Lost In Drama has returned from hiatus! Did I miss much? Just kidding, I really pick my moments because it’s only been a couple weeks and all this came out – Howards End, Peaky Blinders, Mudbound, Alias Grace and 1922. I would cry ‘help!’ but I’ll just get started on the one I was most looking forward to. I’ll be releasing the first three Howard’s End episode reviews over the next few days as I get caught up.
The BBC’s new adaptation of Howards End has been eagerly anticipated by period drama fans, arriving 25 years after the 1992 film that netted Emma Thompson an Academy Award for Best Actress. This time around, there’s two more hours to work with, hopefully offering new nuances to E.M. Forster’s 1910 novel.
Hayley Atwell takes the lead role of Margaret Schlegel – a passionate, intelligent woman with ideas ahead of her Edwardian society, she lives quietly in London with her two younger siblings, Helen (Philippa Coulthard) and Tibby (Alex Lawther). The first ten minutes rapidly run us through a number of significant events, as Helen spends time in the country with the Wilcox family, acquaintances made whilst travelling. However, she leaves in some mild disgrace after a failed engagement with the youngest son. Soon enough, the two families’ paths cross again back in London, bringing some unexpected friendships.
The BBC continue to prove their mastery of the period drama with the level of rich detail and carefully crafted screenplay. Howards End feels fresh, and importantly, producers have clearly taken on board the criticism as to diversity in the genre – or lack thereof. However, despite some nontraditional casting across the drama, non-white actors still don’t get any leading roles here. The closest is Jacky, the fallen woman living with the young Leonard Bast. It’s a start, but only that.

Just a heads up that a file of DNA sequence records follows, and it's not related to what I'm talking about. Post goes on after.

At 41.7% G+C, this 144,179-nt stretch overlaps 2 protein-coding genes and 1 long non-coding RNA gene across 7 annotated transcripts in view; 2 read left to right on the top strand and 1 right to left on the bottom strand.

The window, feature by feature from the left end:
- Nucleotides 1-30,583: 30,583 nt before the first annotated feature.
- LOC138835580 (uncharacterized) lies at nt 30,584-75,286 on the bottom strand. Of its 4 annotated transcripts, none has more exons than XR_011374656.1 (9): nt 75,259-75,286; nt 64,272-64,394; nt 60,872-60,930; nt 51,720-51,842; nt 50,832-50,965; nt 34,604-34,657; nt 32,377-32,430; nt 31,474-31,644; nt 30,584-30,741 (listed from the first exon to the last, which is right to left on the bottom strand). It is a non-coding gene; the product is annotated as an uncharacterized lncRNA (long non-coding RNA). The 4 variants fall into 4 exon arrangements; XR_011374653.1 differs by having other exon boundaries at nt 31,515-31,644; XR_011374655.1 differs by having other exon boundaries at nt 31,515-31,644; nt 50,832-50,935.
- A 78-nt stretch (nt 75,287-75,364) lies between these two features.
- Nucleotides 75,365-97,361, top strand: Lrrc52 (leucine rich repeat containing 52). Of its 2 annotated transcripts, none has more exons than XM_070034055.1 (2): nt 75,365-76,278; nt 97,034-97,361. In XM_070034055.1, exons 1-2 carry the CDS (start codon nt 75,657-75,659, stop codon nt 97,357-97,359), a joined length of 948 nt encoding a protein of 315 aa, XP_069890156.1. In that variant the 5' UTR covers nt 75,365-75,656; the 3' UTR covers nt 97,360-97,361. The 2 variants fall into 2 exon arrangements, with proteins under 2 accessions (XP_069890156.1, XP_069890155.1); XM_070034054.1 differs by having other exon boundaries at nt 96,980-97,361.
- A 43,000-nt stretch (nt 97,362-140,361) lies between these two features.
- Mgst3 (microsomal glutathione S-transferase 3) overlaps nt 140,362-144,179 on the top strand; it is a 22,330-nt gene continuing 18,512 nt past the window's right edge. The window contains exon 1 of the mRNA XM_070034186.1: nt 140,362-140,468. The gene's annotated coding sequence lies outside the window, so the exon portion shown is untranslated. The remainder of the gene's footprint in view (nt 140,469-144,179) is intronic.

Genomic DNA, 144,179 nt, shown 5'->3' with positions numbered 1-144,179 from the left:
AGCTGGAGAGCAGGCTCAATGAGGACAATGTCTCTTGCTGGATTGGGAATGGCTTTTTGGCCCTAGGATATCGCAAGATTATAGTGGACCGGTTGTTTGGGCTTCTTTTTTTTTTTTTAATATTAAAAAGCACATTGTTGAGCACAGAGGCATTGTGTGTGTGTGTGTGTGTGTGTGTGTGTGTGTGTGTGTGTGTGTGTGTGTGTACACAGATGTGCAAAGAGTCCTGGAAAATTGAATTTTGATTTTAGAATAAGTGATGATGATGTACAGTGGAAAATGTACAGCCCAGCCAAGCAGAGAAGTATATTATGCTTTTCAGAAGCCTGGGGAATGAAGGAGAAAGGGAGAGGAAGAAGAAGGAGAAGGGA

Despite this, there are some standout stars among the cast. The casting of Tracey Ullman as meddling Aunt Julie is inspired, her well-proven expressiveness finding a perfect home in the role. My favourite young actor of the moment Alex Lawther, last seen in Goodbye Christopher Robin last month, continues to impress as Tibby, using his refined skill in portraying anxious, yet passionate characters.
Central to this first episode however, is the complex figure of Ruth Wilcox. Named early by Helen as the driving force behind the family, she’s far more complex than that. A Victorian woman in the years of suffragette hunger strikes, she’s spent her life living in a traditionally unequal marriage. She may have the final decision on table discussion topics, but they’re made only to preserve the society status quo.
Margaret and Ruth strike up an unexpected friendship, where both seem to see the other as an opportunity to find learn something new, and to teach the other. Julia Ormond is particularly fantastic as Ruth, lending her a quiet uncertainty as she faces London without her family for a brief time. She’s spent her whole life building and looking after her family – without them, she has to figure out where her own interests and skills lie. Enter the self-possessed, Margaret, who is her polar opposite in that respect and completely without airs. When Ruth is swept back into her family circle, there’s a certain sadness in both women that the opportunities that must now be shut away.
Episode one of Howards End flies past with ease, and there’s still lots to come. It’s an interesting book to adapt – in a statement in Chapter 6 of the novel, Forster states quite decisively that ‘We are not concerned with the very poor’, and that may be to its fault. It spans three family units across the classes but always keeps those in the toughest circumstances at arm’s length. Whether the BBC chooses to follow the author’s line or expand on those deliberately neglected sections will be an interesting decision to watch out for.